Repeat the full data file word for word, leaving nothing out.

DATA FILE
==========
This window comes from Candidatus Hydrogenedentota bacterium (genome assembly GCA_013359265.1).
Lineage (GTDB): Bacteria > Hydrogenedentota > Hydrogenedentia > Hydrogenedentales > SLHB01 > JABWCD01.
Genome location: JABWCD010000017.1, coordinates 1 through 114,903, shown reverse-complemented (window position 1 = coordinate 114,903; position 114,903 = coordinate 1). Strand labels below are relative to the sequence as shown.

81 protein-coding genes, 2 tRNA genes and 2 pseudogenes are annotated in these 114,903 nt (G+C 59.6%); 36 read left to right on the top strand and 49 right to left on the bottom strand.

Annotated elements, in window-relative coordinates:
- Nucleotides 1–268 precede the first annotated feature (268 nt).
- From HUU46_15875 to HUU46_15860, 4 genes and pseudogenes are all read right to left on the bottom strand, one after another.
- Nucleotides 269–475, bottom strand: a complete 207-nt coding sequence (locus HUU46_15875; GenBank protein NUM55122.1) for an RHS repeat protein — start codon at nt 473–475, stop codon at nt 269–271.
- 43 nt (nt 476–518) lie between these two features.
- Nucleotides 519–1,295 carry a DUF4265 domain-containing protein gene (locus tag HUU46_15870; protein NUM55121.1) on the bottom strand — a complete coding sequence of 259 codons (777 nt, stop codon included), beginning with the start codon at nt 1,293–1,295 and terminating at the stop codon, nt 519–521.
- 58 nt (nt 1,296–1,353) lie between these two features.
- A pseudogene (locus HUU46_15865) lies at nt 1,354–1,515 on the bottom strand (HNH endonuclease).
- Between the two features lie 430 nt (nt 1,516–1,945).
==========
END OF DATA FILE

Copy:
This window comes from Candidatus Hydrogenedentota bacterium (genome assembly GCA_013359265.1).
Lineage (GTDB): Bacteria > Hydrogenedentota > Hydrogenedentia > Hydrogenedentales > SLHB01 > JABWCD01.
Genome location: JABWCD010000017.1, coordinates 1 through 114,903, shown reverse-complemented (window position 1 = coordinate 114,903; position 114,903 = coordinate 1). Strand labels below are relative to the sequence as shown.

81 protein-coding genes, 2 tRNA genes and 2 pseudogenes are annotated in these 114,903 nt (G+C 59.6%); 36 read left to right on the top strand and 49 right to left on the bottom strand.

Annotated elements, in window-relative coordinates:
- Nucleotides 1–268 precede the first annotated feature (268 nt).
- From HUU46_15875 to HUU46_15860, 4 genes and pseudogenes are all read right to left on the bottom strand, one after another.
- Nucleotides 269–475, bottom strand: a complete 207-nt coding sequence (locus HUU46_15875; GenBank protein NUM55122.1) for an RHS repeat protein — start codon at nt 473–475, stop codon at nt 269–271.
- 43 nt (nt 476–518) lie between these two features.
- Nucleotides 519–1,295 carry a DUF4265 domain-containing protein gene (locus tag HUU46_15870; protein NUM55121.1) on the bottom strand — a complete coding sequence of 259 codons (777 nt, stop codon included), beginning with the start codon at nt 1,293–1,295 and terminating at the stop codon, nt 519–521.
- 58 nt (nt 1,296–1,353) lie between these two features.
- A pseudogene (locus HUU46_15865) lies at nt 1,354–1,515 on the bottom strand (HNH endonuclease).
- Between the two features lie 430 nt (nt 1,516–1,945).